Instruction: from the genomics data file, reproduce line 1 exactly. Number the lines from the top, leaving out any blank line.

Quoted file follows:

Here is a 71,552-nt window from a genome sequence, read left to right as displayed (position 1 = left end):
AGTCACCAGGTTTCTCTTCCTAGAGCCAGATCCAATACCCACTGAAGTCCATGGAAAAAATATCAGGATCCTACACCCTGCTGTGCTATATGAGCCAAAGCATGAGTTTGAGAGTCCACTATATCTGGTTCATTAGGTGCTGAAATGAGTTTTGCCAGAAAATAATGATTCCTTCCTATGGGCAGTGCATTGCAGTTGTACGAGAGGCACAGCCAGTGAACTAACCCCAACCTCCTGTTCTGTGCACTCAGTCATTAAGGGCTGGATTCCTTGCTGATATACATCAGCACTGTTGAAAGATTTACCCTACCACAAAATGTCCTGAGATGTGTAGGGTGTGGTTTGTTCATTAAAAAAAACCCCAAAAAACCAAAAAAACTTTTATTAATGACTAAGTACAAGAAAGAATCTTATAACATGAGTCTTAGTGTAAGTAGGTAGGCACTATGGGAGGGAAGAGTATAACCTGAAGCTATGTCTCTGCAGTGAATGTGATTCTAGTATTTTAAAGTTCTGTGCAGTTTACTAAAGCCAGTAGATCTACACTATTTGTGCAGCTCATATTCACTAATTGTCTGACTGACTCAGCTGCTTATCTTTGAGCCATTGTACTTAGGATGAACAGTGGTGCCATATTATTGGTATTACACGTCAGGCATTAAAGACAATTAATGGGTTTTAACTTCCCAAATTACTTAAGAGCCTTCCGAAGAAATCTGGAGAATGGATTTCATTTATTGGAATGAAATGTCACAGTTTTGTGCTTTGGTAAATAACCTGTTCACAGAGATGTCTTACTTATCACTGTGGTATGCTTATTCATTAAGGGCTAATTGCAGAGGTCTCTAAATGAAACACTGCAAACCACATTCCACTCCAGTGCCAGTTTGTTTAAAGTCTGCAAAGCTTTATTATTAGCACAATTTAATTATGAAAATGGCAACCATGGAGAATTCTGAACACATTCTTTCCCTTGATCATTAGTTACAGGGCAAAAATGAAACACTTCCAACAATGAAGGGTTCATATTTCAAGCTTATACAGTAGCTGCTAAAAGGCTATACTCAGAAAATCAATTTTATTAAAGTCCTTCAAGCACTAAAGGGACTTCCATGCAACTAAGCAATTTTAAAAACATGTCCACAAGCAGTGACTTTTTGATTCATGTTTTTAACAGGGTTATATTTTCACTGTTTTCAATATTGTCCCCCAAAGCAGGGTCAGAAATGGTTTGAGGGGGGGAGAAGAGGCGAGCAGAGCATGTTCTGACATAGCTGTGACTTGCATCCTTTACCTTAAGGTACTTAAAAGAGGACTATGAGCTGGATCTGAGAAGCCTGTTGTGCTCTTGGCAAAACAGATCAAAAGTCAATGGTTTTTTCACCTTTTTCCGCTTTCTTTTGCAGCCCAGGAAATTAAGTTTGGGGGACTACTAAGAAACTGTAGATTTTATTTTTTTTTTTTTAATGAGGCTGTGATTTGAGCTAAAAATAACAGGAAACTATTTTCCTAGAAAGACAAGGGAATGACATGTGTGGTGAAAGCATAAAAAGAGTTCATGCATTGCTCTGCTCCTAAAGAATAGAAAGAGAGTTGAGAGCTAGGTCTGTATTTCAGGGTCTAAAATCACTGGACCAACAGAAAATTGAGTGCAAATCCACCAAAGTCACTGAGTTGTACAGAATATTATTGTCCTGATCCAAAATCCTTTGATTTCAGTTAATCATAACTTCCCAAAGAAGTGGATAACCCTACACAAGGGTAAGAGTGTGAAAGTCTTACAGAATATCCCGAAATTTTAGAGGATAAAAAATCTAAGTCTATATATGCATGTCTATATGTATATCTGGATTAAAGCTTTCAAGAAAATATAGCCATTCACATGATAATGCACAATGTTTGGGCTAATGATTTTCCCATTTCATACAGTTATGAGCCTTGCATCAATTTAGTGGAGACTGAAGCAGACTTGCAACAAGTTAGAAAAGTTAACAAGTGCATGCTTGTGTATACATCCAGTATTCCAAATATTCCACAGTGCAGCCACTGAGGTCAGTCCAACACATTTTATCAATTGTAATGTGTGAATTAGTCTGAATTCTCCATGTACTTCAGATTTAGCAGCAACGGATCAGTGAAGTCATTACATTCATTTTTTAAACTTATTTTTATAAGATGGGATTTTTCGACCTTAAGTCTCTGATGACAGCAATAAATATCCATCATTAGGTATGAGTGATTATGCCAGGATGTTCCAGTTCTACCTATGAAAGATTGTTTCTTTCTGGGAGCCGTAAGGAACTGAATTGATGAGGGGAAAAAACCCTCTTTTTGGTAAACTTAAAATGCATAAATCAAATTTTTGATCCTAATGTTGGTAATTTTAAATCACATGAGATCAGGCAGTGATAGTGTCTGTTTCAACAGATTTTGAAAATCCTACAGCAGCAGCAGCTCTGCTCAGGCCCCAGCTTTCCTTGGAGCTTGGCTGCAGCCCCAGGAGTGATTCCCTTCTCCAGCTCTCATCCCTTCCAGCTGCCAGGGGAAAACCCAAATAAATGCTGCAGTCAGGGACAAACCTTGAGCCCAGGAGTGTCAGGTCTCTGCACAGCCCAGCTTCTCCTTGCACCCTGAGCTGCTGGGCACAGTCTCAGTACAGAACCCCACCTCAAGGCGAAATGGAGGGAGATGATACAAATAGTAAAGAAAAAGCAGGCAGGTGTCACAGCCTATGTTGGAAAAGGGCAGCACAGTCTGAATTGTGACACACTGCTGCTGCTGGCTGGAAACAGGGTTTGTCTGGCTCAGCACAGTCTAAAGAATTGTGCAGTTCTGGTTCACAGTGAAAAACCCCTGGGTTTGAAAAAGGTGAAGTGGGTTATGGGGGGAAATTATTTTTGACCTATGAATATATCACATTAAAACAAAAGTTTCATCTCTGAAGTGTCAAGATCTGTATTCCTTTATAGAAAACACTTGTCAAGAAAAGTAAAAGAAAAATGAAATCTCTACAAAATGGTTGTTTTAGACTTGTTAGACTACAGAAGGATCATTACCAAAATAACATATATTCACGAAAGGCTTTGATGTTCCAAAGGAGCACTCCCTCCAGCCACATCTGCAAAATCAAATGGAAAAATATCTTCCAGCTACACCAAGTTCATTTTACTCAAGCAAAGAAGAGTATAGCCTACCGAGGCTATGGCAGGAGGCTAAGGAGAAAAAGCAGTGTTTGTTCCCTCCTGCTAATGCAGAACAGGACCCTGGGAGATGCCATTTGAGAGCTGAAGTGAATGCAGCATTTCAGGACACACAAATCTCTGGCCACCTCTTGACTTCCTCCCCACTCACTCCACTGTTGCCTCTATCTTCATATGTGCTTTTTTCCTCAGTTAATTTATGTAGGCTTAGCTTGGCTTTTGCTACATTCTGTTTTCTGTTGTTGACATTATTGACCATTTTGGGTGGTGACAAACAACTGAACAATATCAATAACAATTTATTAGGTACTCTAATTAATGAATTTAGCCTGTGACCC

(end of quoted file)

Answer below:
Here is a 71,552-nt window from a genome sequence, read left to right as displayed (position 1 = left end):